EMPLOYMENT GROWTH CONTINUESEmployment
Labour force participation rates are at an all-time high and employment is continuing to grow, Minister of Employment, Wyatt Creech, said today.
The latest figures from the Household Labour Force survey show that more people than ever are entering the labour force. At 66.4% participation equals the highest ever, recorded in early 1987. Not only are there more people in the working age population, but a lot more of them are recognising opportunities and making themselves available for work.
Im also pleased to see that, despite some predictions to the contrary, employment is continuing to grow. Its increased by 0.8% or 14,000 people over this quarter alone, and by 61,000 people (3.7%) over the year.
Mr Creech acknowledged that the unemployment rate has risen slightly to 6.3 percent this quarter.
But it puts it a little more in perspective when you realise that the working age population has increased by 43, 300 people over the year, and long-term unemployment has fallen substantially. There are new people continually entering the employment market, but theyre usually not remaining unemployed. Our unemployment rate still puts us at 6th in the OECD, and lower than their average.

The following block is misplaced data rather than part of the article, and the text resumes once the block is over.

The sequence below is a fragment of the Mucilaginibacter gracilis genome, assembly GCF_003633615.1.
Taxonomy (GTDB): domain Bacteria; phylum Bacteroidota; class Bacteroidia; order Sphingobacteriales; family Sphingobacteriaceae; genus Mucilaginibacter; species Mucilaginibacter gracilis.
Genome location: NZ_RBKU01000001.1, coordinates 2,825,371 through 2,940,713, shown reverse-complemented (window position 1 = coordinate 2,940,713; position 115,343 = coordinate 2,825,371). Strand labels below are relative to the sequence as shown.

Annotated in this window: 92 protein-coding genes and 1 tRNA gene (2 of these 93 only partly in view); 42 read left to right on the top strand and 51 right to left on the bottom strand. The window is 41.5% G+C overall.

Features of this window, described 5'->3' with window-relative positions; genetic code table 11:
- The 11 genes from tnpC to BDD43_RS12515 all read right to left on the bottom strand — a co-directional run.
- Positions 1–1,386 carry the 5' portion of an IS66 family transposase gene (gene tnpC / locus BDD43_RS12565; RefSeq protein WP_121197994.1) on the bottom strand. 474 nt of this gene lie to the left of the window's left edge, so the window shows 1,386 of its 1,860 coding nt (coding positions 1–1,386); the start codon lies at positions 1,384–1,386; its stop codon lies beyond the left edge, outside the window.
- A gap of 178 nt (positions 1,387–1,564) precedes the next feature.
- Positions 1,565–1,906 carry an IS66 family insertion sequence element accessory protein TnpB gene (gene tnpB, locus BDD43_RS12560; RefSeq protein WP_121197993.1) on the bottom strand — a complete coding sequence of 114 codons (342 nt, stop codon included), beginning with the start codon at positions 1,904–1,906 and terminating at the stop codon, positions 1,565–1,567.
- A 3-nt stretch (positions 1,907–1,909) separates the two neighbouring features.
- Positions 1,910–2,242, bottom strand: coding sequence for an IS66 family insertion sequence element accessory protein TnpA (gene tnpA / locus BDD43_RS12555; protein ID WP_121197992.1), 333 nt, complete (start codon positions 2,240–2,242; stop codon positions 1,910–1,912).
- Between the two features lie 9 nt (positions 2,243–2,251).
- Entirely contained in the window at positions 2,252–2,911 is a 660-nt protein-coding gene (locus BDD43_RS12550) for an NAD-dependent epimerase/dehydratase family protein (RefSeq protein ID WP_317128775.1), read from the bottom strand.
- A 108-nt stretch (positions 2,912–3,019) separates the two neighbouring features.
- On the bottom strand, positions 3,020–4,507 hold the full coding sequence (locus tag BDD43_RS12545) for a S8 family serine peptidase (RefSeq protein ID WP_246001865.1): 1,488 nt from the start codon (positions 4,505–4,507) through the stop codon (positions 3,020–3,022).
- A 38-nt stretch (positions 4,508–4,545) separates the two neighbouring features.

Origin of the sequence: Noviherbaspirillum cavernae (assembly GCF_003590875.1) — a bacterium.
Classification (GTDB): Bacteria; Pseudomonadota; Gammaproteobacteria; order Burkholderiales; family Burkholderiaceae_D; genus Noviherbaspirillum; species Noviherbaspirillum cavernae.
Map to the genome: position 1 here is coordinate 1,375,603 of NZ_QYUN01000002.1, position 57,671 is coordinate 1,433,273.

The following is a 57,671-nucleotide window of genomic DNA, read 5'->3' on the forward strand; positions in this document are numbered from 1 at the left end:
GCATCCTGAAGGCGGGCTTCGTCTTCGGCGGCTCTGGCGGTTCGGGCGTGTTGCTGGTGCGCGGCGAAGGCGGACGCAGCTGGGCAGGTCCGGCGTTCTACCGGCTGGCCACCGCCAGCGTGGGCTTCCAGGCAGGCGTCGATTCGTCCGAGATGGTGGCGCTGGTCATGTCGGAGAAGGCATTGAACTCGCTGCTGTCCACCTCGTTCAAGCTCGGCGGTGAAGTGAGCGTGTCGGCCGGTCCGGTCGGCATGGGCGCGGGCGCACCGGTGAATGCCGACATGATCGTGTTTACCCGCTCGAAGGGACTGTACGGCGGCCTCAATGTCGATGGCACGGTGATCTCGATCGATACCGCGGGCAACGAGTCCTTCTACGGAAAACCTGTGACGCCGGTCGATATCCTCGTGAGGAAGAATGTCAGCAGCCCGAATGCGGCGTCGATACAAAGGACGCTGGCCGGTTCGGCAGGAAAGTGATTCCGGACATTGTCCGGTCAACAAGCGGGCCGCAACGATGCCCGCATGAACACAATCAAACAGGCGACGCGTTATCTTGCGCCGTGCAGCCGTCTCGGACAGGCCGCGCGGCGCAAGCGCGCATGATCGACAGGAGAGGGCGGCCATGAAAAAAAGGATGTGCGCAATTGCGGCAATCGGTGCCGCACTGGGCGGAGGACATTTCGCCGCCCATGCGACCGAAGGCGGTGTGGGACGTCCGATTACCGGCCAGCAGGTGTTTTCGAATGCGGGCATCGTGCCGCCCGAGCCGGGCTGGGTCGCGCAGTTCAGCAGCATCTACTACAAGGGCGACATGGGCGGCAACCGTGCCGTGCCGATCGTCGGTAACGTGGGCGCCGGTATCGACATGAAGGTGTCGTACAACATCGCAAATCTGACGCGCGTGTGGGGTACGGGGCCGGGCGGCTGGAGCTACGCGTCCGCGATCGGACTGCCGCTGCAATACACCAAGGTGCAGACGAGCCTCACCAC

Long-term unemployment - those unemployed 6 months or longer - has fallen by 5.3 percent over the year to 37,800. In contrast, in September 1994 there were 61,800 long-term unemployed.
Theres substantial growth in part-time jobs in areas like retail, hospitality, services and construction work said Mr Creech.
Part-time jobs tend to suit many of the new people entering the labour market. Part-time work also offers a good opportunity for people who have been out of work for a long time to ease back into work habits and learn new skills. Many of them later move into full-time employment.
Adjustments we have made to benefit abatement rates and stand down periods mean people will find it easier to take on work said Mr Creech.